Further deregulation of energy markets has been challenged by the California energy crisis of 2000-2001 and the collapse of Enron. Many observers have argued that these events are unrelated, and, therefore, deregulation itself should not be questioned. Each disaster is just a symptom, however, of something more fundamental and structural: the failure of modern American political discourse to appreciate regulation's rationale. In particular, both the California energy crisis and Enron's collapse were caused by legislative and administrative failures to design regulatory institutions that adequately constrained opportunistic behavior. This Article challenges the conventional wisdom about what happened in California and therefore challenges the conventional wisdom about what should be done to avoid similar problems. This inquiry has relevance both for other states considering deregulation (or its euphemistic cousin, "restructuring'), as well as how the federal government approaches its role in a partially-deregulated electricity market. The dominant story of what happened in California is riddled with both factual and conceptual errors, and those errors engendered a series of policy responses that exacerbated, rather than alleviated, the underlying causes of the crisis. Political discourse on the Bush Administration's National Energy Plan suffers from similar problems. Our nation, therefore, runs a serious risk of repeating the conditions that gave rise to the California energy crisis, rather than learning from them.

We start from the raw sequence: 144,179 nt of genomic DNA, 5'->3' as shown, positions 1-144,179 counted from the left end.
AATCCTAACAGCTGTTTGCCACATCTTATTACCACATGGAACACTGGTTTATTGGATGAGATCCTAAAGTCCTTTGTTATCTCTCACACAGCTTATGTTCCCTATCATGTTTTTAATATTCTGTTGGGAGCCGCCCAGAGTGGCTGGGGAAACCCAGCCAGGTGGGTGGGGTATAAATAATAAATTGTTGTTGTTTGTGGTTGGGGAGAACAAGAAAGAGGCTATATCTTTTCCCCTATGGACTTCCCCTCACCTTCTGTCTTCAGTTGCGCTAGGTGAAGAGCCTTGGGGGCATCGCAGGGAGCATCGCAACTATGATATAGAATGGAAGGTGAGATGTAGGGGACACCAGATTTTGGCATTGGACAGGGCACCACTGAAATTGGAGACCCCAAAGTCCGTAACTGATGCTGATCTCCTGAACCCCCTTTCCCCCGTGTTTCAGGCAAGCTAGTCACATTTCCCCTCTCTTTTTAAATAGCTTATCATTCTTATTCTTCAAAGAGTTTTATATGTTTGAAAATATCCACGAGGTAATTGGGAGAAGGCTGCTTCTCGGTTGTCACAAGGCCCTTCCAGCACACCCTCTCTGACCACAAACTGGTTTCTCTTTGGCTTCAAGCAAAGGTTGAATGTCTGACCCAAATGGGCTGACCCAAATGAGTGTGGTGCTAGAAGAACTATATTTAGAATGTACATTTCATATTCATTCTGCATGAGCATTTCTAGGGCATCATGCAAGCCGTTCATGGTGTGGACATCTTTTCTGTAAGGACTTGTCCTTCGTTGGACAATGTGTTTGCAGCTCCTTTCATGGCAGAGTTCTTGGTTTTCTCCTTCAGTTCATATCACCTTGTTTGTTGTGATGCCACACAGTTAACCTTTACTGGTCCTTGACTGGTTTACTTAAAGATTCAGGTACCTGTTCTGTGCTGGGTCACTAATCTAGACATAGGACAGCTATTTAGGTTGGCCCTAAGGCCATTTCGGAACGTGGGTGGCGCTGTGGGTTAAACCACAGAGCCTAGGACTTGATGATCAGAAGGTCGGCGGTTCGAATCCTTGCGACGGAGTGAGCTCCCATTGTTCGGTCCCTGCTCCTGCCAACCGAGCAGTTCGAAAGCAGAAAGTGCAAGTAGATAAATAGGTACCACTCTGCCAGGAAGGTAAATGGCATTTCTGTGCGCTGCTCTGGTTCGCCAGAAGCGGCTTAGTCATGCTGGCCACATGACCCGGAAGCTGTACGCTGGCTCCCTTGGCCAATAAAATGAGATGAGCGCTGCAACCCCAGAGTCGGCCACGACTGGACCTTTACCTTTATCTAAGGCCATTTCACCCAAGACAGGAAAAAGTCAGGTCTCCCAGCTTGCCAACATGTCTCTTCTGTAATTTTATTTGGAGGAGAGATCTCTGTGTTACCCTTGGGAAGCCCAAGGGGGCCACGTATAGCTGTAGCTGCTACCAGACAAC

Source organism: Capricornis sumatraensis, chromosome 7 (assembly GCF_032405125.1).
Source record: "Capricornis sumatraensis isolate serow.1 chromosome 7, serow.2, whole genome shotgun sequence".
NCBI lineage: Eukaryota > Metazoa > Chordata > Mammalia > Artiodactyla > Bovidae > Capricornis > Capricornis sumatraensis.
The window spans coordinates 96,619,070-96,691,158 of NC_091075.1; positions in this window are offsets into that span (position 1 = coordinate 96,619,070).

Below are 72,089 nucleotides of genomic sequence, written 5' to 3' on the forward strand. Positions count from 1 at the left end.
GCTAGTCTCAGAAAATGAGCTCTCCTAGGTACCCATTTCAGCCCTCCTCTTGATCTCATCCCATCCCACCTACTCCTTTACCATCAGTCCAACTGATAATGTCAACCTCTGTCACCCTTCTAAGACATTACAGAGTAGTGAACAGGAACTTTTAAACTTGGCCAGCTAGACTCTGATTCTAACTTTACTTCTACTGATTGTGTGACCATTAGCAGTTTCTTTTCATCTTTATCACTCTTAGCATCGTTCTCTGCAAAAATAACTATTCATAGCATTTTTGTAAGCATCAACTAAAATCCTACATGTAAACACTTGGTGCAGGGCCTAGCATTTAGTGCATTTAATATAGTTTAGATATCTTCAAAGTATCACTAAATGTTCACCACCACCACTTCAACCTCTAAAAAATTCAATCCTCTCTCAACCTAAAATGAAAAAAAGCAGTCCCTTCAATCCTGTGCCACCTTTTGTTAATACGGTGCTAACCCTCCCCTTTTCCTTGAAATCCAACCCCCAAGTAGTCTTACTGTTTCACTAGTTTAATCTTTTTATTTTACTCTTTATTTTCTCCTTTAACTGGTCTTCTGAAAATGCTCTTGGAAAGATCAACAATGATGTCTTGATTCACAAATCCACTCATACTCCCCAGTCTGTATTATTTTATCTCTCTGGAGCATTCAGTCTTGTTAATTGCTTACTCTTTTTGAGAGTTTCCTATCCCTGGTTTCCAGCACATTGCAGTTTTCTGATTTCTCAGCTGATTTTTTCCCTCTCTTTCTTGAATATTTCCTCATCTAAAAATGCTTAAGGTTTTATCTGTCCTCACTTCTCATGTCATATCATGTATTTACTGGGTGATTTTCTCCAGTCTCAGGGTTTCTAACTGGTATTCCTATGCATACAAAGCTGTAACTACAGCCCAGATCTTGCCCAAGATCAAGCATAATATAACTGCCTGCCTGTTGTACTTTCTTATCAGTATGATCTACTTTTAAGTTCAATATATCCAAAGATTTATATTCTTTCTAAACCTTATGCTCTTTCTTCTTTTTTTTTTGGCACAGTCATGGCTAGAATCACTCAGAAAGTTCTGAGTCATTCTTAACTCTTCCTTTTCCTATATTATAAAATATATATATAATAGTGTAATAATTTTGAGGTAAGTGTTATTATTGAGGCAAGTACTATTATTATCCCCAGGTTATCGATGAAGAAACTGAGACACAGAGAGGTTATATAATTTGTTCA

Included in

Law Commons